Clayton Kershaw’s Future With Dodgers Could Hinge On World Series Run

29 Years.

It’s been 29 years since the Los Angeles Dodgers last won a World Series. The memory of a gimpy Kirk Gibson cracking a home run to right field will forever be embedded into the vast depths of Dodgers’ lore. Hell, it likely registers as one of the most iconic moments in the history of the sport.

Since that time, Los Angeles has failed to even remotely field a team worthy of an October run…until this season. In years past, we’ve seen the likes of Eric Karros, Mike Piazza, Hideo Nomo, Nomar Garciaparra, Manny Ramirez, Adrian Beltre, Eric Gagne, Shawn Green, and others have their respective moments.

2017 will mark the fifth-straight year in which the Dodgers have made the playoffs. The last four have seen Los Angeles bow out in rather expeditious fashion. Those squads weren’t equipped to make a deep foray into the postseason for a myriad of reasons.

When looking at the current squad, there are no excuses. It’s a make-or-break year for the Dodgers. Simply put, nothing short of a World Championship will suffice this time.

The Dodgers finished the regular season with a league-best 104-58 record. There was a bonkers stretch in which the team won 43 of 50 games. It was the best 50-game streak in MLB history since 1912. A porous 5-20 mark later in the year did stem momentum considerably, but it doesn’t take away from the expectations created by the historic start to the year.

The front office went out and acquired ace Yu Darvish at the absolute tail-end of the trade deadline. It also nabbed two quality lefties out of the pen in Tony Watson and Tony Cingrani. Darvish possesses an assortment of pitches virtually no other hurler can match. We’re talking conservatively about six-to-seven different options. His power arm, coupled with his experience was a welcomed sight for an already deep staff. Darvish now sits comfortably next to godly Clayton Kershaw at the front of the rotation.

In a five-game series, fellow playoff teams will be hard-pressed to match this sort of talent. Behind the aforementioned duo sits a talented stable including veteran Rich Hill, an improved Alex Wood and Kenta Maeda. Flamethrowers Brandon Morrow and Josh Fields set the table for perhaps the best closer in the game, Kenley Jansen.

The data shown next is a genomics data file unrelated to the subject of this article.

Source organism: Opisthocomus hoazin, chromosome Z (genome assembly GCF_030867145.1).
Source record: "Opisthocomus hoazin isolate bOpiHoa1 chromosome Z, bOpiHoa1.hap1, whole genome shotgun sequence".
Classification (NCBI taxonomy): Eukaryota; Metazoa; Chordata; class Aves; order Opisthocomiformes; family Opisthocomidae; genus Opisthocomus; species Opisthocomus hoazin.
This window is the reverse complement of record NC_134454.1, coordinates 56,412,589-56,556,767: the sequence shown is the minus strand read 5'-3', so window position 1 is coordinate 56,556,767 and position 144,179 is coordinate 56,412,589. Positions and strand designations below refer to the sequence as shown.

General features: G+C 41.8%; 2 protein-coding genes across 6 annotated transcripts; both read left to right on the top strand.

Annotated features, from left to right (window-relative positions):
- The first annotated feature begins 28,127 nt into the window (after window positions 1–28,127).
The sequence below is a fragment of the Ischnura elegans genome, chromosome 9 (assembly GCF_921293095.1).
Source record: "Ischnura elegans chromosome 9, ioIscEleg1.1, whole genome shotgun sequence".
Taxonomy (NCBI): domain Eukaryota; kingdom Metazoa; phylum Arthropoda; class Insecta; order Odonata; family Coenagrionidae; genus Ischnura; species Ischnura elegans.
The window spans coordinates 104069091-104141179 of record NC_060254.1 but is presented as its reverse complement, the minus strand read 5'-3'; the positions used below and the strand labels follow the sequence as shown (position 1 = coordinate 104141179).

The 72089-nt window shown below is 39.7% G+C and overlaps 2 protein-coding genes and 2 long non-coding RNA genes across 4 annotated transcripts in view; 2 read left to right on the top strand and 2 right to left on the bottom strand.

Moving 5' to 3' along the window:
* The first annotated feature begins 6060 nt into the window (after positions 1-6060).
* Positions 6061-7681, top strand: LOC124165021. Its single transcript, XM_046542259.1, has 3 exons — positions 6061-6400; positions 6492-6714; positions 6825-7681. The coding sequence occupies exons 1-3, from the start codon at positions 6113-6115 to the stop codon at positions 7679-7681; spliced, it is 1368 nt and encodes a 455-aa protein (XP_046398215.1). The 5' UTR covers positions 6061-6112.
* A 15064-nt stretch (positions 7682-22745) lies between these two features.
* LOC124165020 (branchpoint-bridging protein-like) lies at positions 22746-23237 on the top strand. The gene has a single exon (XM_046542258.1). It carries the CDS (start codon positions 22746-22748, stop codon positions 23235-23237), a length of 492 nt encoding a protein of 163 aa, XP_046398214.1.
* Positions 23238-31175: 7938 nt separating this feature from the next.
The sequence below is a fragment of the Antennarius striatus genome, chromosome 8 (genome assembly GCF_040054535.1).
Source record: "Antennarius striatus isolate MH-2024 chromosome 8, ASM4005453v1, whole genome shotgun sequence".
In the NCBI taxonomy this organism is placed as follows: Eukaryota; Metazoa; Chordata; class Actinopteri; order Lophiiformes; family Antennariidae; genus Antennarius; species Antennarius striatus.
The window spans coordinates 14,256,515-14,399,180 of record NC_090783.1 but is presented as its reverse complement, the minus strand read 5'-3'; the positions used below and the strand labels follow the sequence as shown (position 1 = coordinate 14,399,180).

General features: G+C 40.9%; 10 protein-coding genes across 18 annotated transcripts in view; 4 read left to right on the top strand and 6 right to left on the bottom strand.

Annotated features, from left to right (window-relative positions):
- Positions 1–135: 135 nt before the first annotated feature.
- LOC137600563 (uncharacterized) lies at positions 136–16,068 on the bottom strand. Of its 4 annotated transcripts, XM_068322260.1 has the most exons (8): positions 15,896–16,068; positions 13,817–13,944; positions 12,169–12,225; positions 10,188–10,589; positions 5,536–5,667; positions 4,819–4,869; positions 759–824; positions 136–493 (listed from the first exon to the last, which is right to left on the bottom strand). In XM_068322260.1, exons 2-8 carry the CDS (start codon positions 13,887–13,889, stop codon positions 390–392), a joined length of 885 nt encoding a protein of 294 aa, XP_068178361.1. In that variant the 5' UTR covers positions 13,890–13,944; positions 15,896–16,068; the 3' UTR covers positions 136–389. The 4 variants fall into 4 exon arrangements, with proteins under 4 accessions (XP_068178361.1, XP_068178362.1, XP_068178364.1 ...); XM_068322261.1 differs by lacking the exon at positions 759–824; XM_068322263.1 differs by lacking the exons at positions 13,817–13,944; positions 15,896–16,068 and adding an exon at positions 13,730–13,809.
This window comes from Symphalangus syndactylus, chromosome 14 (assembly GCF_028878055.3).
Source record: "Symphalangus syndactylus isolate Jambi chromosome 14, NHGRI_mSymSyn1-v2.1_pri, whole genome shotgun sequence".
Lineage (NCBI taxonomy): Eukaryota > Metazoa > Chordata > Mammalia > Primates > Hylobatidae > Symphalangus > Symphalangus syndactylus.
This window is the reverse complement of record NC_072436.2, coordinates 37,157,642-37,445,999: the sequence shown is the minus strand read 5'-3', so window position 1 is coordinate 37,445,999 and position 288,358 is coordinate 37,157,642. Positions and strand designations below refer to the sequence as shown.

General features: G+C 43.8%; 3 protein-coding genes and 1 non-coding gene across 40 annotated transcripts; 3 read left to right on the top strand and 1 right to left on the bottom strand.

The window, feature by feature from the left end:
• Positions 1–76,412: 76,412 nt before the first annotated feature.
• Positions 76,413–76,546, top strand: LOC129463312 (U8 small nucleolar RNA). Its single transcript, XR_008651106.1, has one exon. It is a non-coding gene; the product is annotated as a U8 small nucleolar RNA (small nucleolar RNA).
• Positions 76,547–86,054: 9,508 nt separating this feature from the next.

Though the pitching staff is very deep, depth within the rest of the club is unparalleled. Manager Dave Roberts has a plethora of situational players from which to choose. Chase Utley and Kiké Hernandez are exceptional in their roles versus right-handed and left-handed pitchers, respectively. Back-up catcher Austin Barnes would be starting for more than a handful of clubs, and Curtis Granderson is a thumper with some pop from the left side.

While those complementary players are nice, the trio of Justin Turner, Corey Seager, and Cody Bellinger mean everything to the potential success of this postseason. Turner is as patient a hitter as one will find in the league. Seager is an extra-base hit waiting to happen, and Bellinger has quickly developed into a feared power hitter.
This team literally is without a weakness. The Washington Nationals may offer a more potent line-up, and the Cleveland Indians are coming in with more momentum. With that said, the Dodgers clearly have the most complete team when factoring in pitching ability, roster depth, and defensive capabilities.

Kershaw is approaching his 30th birthday. It would be an absolute shame for the Dodgers to “waste” his prime with a team not capable of winning everything. Should Los Angeles come up short yet again this year, it would not be a surprise to see Kershaw potentially opt out and test the free agent market in 2018.

At 29 years old, Kershaw has already won three Cy Young Awards. He’s also been a 7-time All-Star, and was the 2014 National League MVP. Kershaw could retire tomorrow, and would still be recognized as one of the best pitchers in the history of the game.

A native of Texas, Kershaw will surely draw interest from both the Astros and the Rangers. Houston is a young team loaded with talent. While Texas is a bit down from where they’ve generally been, deep pockets and the allure of pitching in his home state could be intriguing.

Unequivocally, the Dodgers cannot sputter in the postseason. Anything short of a World Series appearance will be a major disappointment… and could ultimately have an adverse impact on Kershaw’s future with the club.

Image Sources: Sporting News, Noah K. Murray/USA TODAY Sports, Dale Zanine/USA TODAY Sports